At The Register, Alistair Dabbs gets around to talking about the next flying car fantasy after first getting his knob squeezed (it’s not what you think) and then trying to do a bit of measurement:
A short while ago, at the end of another 45 minutes of relentless, sweaty knob-tweaking, one of my fellow gym members asked how many calories she could expect to burn at each class. Aha, I like a challenge, and so I decided to use my access to various wearable tech devices in order to find an answer to this question.
Well, I suppose it was a bright idea: the difficult bit was in implementing it.
Bound up by a host of bands and straps, I looked like a cross between a Running Man baddie and a punk reject hanging around Vivienne Westwood’s shop on the King’s Road in 1976. Yet I am tech gladiator incarnate, I told myself. I am Ali-Stor of Bromlar, son of Al-An, defiler of words, wearer of strap-ons, tweaker of knobs!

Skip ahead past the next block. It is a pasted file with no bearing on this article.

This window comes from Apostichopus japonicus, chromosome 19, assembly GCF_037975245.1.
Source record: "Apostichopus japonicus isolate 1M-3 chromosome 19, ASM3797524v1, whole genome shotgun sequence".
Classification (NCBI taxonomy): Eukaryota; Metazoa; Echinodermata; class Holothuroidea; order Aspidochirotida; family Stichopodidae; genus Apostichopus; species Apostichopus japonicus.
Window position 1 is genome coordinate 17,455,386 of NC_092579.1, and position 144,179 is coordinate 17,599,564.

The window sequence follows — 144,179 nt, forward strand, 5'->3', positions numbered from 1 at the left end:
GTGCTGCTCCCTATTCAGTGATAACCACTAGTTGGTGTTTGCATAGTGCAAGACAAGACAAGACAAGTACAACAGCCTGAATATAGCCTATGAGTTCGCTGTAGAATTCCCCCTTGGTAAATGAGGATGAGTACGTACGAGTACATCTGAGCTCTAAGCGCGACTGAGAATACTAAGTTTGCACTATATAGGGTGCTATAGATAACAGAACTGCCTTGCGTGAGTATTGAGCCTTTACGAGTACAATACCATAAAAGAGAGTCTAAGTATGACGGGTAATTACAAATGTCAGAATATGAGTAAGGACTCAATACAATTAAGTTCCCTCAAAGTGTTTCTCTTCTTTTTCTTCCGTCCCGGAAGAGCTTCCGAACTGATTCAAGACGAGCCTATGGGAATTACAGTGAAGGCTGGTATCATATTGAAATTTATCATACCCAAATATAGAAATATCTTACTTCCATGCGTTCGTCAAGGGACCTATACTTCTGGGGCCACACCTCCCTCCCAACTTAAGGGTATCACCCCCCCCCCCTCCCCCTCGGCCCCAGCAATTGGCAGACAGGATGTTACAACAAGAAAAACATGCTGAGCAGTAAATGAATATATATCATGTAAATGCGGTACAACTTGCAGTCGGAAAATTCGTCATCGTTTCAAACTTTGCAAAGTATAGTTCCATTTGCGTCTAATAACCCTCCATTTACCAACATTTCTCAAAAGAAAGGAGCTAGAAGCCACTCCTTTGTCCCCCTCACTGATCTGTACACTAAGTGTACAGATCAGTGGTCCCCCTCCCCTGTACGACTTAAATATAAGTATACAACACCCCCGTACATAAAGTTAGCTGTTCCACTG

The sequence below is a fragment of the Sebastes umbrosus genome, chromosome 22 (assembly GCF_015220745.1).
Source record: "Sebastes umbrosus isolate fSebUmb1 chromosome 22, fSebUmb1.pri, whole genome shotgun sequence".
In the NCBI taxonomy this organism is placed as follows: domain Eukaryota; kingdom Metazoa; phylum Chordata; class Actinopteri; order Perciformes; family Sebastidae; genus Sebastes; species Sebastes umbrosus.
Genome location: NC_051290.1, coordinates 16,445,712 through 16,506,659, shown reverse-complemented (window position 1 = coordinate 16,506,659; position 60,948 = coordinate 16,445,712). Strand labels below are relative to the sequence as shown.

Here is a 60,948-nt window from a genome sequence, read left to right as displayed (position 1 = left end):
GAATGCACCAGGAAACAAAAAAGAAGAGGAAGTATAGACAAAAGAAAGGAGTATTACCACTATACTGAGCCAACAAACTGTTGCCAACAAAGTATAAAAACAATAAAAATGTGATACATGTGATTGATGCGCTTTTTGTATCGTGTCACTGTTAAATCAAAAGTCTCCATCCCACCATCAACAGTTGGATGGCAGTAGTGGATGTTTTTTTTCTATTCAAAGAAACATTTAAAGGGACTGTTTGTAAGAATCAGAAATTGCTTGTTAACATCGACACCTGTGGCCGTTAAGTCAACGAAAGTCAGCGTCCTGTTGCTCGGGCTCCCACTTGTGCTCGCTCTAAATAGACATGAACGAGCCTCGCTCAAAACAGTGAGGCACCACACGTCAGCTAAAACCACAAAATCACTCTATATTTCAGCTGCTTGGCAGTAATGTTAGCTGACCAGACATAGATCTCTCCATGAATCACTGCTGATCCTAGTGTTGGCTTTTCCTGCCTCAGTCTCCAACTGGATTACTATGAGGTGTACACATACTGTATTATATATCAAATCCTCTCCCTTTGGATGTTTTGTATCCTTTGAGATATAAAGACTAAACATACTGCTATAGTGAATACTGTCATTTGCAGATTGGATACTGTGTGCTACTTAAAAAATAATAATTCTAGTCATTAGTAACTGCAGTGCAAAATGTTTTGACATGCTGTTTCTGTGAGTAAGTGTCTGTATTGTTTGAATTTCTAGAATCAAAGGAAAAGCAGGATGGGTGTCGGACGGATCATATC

Maybe the developers of these fitness trackers thought it would be a good idea too. As it turns out, their implementation leaves a little to be desired. Every device measured and calculated my physical effort in a different way, producing wildly different results.
One heart-and-respiration monitor strapped across my chest reckoned I had burnt around 800 calories during the spin class. Another tracker reported a more modest 500 for the same session, with others suggesting various figures in between.
Best of all was my trusty Fitbit, which told me I’d been sitting down and doing nothing for those 45 minutes. No problem, I can simply use the app to log this period in my exercise record as a spin class and let its online database calculate a typical burn for the period.
Oh thanks a bunch, Fitbit. That’s the same as for a 20-minute stroll between my house and the local train station. Next time I consider attending a spin class, maybe I’ll go full-on and nip out to the newsagent instead. It’ll use up more calories and my tender knob can be left unsqueezed.